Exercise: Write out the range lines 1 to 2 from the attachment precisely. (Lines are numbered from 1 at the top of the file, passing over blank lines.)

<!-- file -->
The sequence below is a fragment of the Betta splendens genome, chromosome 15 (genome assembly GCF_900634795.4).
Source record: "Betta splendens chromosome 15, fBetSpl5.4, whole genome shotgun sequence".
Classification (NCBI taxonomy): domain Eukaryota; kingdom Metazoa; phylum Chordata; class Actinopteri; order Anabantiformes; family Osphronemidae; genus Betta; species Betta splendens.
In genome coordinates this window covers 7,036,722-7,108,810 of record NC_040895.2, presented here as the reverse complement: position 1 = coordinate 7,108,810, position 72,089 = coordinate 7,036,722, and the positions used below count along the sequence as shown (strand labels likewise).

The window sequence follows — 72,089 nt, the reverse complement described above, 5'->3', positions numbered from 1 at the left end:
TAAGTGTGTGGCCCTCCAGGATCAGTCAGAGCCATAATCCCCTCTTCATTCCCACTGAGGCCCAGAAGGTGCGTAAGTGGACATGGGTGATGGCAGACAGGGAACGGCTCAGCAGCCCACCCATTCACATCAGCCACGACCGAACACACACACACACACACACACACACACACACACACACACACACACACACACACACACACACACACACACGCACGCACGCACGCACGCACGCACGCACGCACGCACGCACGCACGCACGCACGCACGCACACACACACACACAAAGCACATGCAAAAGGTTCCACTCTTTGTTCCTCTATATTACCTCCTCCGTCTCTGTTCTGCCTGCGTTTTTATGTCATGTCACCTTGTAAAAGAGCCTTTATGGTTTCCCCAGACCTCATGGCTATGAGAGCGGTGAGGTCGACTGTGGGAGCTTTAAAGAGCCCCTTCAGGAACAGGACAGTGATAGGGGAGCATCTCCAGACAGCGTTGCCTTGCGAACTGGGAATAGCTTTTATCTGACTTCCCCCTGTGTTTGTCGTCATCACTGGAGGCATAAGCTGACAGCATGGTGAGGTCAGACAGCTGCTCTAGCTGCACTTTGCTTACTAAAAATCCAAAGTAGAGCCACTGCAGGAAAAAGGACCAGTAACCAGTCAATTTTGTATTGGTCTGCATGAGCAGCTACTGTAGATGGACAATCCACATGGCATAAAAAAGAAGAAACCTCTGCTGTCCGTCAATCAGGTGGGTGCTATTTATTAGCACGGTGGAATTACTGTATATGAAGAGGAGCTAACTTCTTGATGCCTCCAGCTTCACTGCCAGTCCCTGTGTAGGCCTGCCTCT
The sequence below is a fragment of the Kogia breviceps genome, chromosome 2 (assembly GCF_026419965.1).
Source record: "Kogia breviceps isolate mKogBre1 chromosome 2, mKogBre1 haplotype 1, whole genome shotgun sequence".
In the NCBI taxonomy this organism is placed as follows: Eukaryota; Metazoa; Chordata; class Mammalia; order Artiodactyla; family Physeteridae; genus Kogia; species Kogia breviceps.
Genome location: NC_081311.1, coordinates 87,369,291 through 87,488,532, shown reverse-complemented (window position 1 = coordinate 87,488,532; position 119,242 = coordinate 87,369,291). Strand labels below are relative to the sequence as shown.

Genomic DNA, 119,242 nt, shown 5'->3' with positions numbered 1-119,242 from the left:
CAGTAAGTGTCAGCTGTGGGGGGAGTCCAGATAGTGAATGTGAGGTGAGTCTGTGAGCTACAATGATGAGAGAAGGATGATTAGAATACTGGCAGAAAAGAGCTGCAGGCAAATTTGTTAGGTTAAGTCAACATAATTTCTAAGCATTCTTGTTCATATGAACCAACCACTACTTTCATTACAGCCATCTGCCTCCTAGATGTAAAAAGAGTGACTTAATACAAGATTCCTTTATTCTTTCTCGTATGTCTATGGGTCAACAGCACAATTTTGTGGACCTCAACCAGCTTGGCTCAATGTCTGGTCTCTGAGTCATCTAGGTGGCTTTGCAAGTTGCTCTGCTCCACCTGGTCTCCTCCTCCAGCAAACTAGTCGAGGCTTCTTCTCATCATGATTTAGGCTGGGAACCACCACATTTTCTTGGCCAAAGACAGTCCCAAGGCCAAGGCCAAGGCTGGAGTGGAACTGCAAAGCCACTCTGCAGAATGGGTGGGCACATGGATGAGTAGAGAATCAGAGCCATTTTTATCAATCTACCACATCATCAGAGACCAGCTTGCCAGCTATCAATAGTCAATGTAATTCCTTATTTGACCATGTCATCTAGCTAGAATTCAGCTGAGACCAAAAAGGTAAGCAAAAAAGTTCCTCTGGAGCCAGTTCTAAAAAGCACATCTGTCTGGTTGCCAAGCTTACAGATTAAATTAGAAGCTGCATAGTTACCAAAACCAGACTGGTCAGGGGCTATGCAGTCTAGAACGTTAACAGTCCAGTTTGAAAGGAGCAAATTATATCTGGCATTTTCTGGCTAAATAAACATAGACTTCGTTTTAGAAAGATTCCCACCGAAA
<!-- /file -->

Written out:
The sequence below is a fragment of the Betta splendens genome, chromosome 15 (genome assembly GCF_900634795.4).
Source record: "Betta splendens chromosome 15, fBetSpl5.4, whole genome shotgun sequence".